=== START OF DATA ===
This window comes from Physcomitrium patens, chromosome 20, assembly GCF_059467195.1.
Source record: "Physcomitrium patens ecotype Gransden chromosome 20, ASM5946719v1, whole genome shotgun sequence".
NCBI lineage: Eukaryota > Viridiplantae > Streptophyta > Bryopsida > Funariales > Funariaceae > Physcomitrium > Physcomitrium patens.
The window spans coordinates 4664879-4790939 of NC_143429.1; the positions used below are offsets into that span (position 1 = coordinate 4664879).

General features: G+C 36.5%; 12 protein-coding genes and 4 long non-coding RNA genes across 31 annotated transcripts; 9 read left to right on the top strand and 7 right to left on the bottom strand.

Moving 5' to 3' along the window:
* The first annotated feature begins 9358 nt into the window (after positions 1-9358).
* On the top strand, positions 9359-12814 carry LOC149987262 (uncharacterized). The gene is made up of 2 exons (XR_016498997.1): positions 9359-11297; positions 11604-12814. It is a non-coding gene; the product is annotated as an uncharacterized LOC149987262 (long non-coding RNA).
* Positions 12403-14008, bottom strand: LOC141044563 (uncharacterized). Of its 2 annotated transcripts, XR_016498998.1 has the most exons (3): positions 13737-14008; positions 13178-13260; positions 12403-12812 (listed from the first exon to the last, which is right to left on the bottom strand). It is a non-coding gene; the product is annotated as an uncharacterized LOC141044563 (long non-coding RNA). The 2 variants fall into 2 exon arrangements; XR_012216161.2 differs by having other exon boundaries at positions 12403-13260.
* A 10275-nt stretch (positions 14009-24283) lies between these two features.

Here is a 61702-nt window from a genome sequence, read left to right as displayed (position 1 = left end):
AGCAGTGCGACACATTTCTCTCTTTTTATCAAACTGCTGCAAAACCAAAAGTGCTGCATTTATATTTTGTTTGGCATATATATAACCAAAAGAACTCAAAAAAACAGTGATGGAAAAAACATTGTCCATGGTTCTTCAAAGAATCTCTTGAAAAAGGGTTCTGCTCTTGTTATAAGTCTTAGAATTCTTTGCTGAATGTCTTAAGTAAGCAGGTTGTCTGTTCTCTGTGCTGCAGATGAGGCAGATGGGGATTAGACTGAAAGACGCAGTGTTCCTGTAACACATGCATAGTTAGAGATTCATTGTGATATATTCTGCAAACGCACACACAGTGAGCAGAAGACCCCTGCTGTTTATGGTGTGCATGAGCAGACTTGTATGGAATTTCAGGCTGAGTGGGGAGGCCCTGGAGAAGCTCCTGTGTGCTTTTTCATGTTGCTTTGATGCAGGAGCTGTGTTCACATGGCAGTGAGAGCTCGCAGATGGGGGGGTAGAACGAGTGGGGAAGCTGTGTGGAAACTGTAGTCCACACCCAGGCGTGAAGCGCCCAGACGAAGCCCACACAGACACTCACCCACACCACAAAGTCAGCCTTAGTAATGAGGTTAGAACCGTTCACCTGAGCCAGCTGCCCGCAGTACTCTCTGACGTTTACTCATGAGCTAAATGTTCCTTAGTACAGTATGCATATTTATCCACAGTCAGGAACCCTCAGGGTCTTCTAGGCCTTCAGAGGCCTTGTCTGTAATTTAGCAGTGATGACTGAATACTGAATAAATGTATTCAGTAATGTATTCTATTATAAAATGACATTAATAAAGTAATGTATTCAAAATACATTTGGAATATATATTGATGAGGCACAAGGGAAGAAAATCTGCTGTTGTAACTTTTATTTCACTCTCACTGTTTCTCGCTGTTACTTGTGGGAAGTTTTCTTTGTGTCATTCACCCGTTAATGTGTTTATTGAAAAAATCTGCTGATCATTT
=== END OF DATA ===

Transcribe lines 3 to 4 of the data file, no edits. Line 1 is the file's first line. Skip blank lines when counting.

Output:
NCBI lineage: Eukaryota > Viridiplantae > Streptophyta > Bryopsida > Funariales > Funariaceae > Physcomitrium > Physcomitrium patens.
The window spans coordinates 4664879-4790939 of NC_143429.1; the positions used below are offsets into that span (position 1 = coordinate 4664879).